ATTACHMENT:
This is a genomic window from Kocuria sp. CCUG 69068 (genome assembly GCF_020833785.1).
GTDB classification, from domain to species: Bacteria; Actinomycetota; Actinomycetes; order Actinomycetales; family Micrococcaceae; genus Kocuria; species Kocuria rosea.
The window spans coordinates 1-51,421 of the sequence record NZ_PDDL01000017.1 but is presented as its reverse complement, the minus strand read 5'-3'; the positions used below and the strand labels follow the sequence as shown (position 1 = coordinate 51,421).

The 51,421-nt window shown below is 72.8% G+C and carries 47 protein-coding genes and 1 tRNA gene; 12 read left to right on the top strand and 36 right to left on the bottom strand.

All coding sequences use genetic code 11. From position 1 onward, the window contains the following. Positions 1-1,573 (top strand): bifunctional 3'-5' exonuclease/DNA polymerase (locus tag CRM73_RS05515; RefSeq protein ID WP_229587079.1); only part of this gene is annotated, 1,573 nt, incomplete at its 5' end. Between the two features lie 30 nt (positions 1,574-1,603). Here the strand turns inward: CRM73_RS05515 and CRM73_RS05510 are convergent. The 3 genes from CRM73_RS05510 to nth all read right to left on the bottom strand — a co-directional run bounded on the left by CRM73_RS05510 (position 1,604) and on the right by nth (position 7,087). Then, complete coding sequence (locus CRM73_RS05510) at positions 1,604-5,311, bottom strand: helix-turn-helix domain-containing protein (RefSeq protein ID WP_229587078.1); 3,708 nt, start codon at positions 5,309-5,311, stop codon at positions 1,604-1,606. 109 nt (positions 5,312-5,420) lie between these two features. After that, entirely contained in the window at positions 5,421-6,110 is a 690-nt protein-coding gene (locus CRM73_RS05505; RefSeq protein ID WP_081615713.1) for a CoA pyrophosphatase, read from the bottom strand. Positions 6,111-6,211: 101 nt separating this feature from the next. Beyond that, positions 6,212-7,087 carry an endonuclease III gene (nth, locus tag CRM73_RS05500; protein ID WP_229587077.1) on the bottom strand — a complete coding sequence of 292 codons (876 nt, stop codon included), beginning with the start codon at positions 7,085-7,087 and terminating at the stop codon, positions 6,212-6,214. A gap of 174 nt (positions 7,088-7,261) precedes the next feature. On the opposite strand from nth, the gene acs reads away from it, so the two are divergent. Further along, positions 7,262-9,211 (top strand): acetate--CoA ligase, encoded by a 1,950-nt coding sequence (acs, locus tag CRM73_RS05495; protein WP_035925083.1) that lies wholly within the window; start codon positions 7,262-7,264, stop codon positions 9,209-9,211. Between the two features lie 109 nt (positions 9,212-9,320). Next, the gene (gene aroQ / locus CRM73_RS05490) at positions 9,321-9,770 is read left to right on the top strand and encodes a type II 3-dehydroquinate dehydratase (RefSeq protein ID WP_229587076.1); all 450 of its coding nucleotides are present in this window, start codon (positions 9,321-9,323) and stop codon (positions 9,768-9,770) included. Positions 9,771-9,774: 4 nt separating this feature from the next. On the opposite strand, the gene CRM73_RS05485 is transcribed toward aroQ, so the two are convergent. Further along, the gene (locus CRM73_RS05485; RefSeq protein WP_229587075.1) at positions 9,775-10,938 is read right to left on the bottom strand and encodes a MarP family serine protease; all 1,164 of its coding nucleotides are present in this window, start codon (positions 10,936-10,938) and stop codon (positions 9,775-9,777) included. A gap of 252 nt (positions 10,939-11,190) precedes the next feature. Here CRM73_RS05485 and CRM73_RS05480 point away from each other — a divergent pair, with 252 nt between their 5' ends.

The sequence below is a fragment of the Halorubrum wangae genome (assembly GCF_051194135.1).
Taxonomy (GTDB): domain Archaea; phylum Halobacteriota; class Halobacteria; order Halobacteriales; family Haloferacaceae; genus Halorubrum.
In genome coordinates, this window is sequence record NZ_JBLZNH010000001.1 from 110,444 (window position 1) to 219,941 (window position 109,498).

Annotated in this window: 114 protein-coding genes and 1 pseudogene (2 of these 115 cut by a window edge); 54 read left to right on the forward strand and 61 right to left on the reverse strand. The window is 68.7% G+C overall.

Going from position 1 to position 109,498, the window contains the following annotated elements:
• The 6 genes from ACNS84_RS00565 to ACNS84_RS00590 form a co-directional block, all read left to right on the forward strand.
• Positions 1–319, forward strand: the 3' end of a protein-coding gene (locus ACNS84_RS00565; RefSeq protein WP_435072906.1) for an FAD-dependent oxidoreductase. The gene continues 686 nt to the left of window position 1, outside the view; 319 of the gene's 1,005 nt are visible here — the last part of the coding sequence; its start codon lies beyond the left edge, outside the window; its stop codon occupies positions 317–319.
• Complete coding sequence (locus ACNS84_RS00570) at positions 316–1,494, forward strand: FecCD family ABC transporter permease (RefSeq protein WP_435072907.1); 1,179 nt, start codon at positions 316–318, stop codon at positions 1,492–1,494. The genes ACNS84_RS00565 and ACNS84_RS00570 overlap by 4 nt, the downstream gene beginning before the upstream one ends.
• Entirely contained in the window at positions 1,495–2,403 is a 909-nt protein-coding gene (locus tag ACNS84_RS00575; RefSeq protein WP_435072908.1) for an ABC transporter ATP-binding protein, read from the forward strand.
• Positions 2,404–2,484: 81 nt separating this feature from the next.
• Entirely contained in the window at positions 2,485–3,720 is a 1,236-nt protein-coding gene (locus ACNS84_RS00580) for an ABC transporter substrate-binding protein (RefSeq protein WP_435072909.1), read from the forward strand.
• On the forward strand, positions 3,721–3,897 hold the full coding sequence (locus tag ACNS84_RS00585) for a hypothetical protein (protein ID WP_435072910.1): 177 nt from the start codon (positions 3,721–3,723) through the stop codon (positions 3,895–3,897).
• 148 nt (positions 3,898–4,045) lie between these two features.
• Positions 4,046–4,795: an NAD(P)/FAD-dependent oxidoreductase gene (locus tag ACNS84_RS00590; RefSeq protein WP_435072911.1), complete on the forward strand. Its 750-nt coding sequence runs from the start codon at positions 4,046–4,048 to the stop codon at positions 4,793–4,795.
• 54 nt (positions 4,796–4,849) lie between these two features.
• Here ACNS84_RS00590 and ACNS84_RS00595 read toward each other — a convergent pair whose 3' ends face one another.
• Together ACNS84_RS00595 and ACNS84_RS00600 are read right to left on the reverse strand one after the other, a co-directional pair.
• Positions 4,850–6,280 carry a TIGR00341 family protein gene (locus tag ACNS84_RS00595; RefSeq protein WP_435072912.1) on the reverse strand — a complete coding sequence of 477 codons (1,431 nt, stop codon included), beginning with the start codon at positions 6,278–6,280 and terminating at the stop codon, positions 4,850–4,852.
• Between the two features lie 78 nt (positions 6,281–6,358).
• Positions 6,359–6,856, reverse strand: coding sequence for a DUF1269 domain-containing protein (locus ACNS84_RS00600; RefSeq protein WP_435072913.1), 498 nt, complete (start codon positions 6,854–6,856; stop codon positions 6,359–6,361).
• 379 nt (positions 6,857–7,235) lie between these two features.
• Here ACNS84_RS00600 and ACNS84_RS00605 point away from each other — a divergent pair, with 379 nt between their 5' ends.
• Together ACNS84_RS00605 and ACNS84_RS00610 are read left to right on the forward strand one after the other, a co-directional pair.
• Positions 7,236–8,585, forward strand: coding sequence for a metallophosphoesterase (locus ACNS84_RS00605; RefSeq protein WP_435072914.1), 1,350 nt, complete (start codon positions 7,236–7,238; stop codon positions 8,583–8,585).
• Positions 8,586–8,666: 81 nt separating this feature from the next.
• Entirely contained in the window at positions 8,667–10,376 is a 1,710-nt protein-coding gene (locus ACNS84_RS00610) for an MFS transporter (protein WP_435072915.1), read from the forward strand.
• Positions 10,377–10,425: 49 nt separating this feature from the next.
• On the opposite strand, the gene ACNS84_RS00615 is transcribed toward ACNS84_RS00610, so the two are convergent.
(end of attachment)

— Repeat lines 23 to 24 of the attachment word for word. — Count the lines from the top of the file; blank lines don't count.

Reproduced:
• Positions 4,850–6,280 carry a TIGR00341 family protein gene (locus tag ACNS84_RS00595; RefSeq protein WP_435072912.1) on the reverse strand — a complete coding sequence of 477 codons (1,431 nt, stop codon included), beginning with the start codon at positions 6,278–6,280 and terminating at the stop codon, positions 4,850–4,852.
• Between the two features lie 78 nt (positions 6,281–6,358).